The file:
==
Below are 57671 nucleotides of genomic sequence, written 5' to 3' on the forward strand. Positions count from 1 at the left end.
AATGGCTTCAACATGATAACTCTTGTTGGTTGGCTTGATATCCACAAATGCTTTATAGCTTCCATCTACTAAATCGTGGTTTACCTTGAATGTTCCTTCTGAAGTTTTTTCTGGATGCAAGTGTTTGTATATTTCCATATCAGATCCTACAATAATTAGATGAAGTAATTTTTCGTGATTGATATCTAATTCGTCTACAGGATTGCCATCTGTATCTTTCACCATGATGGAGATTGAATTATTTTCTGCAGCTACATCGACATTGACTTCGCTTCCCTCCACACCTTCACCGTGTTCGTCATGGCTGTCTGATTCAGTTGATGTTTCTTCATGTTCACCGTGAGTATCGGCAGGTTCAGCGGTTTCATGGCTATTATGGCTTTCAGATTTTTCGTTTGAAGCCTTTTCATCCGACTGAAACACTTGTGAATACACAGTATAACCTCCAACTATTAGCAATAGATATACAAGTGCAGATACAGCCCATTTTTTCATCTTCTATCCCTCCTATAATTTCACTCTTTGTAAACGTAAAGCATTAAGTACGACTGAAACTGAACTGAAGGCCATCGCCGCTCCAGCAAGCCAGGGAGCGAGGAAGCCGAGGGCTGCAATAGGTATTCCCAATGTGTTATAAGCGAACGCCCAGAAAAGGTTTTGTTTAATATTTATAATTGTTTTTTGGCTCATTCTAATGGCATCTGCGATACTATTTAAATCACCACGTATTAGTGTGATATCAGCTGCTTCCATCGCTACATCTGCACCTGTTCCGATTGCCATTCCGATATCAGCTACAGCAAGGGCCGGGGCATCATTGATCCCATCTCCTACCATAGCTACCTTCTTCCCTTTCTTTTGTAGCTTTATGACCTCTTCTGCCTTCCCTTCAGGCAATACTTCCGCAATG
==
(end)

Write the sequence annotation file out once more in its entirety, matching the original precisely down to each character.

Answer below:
Below are 57671 nucleotides of genomic sequence, written 5' to 3' on the forward strand. Positions count from 1 at the left end.
AATGGCTTCAACATGATAACTCTTGTTGGTTGGCTTGATATCCACAAATGCTTTATAGCTTCCATCTACTAAATCGTGGTTTACCTTGAATGTTCCTTCTGAAGTTTTTTCTGGATGCAAGTGTTTGTATATTTCCATATCAGATCCTACAATAATTAGATGAAGTAATTTTTCGTGATTGATATCTAATTCGTCTACAGGATTGCCATCTGTATCTTTCACCATGATGGAGATTGAATTATTTTCTGCAGCTACATCGACATTGACTTCGCTTCCCTCCACACCTTCACCGTGTTCGTCATGGCTGTCTGATTCAGTTGATGTTTCTTCATGTTCACCGTGAGTATCGGCAGGTTCAGCGGTTTCATGGCTATTATGGCTTTCAGATTTTTCGTTTGAAGCCTTTTCATCCGACTGAAACACTTGTGAATACACAGTATAACCTCCAACTATTAGCAATAGATATACAAGTGCAGATACAGCCCATTTTTTCATCTTCTATCCCTCCTATAATTTCACTCTTTGTAAACGTAAAGCATTAAGTACGACTGAAACTGAACTGAAGGCCATCGCCGCTCCAGCAAGCCAGGGAGCGAGGAAGCCGAGGGCTGCAATAGGTATTCCCAATGTGTTATAAGCGAACGCCCAGAAAAGGTTTTGTTTAATATTTATAATTGTTTTTTGGCTCATTCTAATGGCATCTGCGATACTATTTAAATCACCACGTATTAGTGTGATATCAGCTGCTTCCATCGCTACATCTGCACCTGTTCCGATTGCCATTCCGATATCAGCTACAGCAAGGGCCGGGGCATCATTGATCCCATCTCCTACCATAGCTACCTTCTTCCCTTTCTTTTGTAGCTTTATGACCTCTTCTGCCTTCCCTTCAGGCAATACTTCCGCAATG